I started travel hacking last November and have learned a lot. Since you are already signing up for the Southwest card, why not sign up for the other Southwest card, and get the companion pass? If you get it this year, it’s still good through December of next year. Southwest actually has two cards with Chase, and you’re likely to get approved for both.

    Simply do them back to back. First, go on to the web and find the highest sign up bonus available, though, and use that link. They both should be 50k each. Otherwise, Chase also offers a business southwest card, and it currently has a sign up bonus of 60k points. Since you have a blog, or sell on craigslist, etc, you have a business. That way you and your girlfriend can travel for the price of one (it’s also an efficient use of Southwest points).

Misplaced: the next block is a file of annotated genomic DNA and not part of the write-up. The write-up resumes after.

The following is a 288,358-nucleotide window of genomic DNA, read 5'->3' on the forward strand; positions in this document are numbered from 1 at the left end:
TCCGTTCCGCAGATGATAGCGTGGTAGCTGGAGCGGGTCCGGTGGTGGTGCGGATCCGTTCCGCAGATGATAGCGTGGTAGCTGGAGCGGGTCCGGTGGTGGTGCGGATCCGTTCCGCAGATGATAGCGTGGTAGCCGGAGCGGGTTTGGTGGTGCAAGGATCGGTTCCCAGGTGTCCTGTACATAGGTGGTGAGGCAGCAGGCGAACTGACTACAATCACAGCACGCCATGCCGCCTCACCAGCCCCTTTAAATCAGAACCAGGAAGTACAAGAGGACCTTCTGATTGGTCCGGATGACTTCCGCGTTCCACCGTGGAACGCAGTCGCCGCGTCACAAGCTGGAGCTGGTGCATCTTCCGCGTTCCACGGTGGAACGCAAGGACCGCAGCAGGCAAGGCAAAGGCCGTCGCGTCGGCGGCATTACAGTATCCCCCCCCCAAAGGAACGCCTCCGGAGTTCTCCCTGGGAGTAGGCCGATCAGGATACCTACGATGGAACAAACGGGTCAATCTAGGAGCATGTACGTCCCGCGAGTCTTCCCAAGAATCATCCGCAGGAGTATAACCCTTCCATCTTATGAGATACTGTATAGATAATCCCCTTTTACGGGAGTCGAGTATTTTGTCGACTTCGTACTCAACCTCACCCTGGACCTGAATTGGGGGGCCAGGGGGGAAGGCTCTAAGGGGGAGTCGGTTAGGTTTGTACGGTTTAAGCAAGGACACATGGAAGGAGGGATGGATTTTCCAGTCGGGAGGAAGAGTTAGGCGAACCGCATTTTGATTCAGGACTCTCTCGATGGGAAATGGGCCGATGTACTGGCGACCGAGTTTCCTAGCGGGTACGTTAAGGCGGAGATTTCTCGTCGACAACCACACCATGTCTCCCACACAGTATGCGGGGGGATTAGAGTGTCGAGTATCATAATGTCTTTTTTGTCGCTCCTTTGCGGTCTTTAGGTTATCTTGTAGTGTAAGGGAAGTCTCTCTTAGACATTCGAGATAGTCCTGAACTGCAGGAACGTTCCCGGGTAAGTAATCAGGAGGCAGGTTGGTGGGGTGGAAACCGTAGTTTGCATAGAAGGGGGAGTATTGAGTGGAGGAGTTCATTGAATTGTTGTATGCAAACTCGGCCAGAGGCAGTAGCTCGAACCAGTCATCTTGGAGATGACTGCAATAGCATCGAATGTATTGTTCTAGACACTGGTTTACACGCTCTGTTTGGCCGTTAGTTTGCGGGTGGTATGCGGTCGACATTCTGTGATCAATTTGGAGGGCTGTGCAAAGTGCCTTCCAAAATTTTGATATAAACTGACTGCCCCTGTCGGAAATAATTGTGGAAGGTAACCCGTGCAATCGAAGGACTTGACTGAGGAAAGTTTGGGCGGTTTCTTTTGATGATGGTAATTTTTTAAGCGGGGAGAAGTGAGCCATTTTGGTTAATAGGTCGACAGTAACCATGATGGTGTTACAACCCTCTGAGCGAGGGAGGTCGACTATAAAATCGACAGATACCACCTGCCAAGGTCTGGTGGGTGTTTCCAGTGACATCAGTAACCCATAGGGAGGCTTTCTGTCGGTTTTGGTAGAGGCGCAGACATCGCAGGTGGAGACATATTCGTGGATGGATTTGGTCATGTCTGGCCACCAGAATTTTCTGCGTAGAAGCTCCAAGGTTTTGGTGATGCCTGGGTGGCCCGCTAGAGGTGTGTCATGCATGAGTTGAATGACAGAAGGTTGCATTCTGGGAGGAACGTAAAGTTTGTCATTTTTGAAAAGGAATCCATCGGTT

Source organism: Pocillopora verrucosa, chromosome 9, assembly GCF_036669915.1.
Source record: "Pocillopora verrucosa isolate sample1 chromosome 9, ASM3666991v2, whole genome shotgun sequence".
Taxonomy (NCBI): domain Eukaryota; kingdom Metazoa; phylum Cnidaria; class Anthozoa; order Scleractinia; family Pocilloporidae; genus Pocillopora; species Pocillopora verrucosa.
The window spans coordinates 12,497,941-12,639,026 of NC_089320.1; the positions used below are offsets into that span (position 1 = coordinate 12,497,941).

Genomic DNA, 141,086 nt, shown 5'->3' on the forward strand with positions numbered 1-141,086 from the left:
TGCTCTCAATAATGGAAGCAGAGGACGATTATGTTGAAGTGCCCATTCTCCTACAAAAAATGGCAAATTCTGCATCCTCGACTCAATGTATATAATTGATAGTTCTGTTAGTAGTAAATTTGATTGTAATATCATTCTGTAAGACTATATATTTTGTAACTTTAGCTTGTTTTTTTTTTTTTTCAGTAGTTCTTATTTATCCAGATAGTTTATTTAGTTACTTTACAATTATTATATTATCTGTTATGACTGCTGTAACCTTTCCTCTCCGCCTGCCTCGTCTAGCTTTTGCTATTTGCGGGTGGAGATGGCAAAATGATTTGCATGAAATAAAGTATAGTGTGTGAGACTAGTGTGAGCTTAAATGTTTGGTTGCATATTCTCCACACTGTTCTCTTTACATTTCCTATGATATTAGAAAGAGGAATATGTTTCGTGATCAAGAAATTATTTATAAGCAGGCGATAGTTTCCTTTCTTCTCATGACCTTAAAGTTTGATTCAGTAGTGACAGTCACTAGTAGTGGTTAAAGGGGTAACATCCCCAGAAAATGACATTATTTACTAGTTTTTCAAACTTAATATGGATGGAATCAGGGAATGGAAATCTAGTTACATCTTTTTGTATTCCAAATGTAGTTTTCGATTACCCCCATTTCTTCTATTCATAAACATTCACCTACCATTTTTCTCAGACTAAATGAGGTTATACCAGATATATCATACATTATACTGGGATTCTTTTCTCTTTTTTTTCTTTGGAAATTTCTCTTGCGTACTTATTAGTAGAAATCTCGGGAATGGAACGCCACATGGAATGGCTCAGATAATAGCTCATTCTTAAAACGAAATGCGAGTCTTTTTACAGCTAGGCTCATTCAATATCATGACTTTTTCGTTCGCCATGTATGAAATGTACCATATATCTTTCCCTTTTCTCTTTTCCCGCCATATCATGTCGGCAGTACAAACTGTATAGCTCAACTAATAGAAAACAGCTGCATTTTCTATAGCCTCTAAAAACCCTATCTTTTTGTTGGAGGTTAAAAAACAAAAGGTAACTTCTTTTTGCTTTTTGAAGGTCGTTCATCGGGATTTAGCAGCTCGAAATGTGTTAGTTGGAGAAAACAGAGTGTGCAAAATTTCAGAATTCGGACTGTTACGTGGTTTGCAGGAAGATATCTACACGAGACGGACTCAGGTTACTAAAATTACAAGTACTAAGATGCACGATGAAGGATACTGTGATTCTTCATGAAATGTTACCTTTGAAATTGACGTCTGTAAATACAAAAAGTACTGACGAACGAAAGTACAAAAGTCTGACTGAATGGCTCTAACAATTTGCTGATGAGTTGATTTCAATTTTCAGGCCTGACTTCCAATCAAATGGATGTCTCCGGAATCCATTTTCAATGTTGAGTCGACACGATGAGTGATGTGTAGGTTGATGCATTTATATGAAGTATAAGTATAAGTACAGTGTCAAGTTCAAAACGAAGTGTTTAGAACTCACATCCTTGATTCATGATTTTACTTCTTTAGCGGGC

I wrote about how we are hacking our way to Puerto Rico (family of 4) on my PF blog.

    • Matt Spillar says:

      That’s a really good point, I’ll need to look into that some more. Most of the time my wife just flies herself to visit family, while I stay home to watch our dogs. We only take a couple trips together per year, so I’m thinking of waiting on the Companion Pass until we reach an income level where we’d travel more often. But it’s a great idea, and I’ll definitely consider it!

      • TLC111 says:

        Getting the second SW card also doubles the number of bonus points you get so more of her solo travels would be “free” and when you do decide to go, you also go for just the cost of taxes. In two years, you can get the bonuses again, so you’d probably be eligible again by the time you reach that elusive “income level”. 😉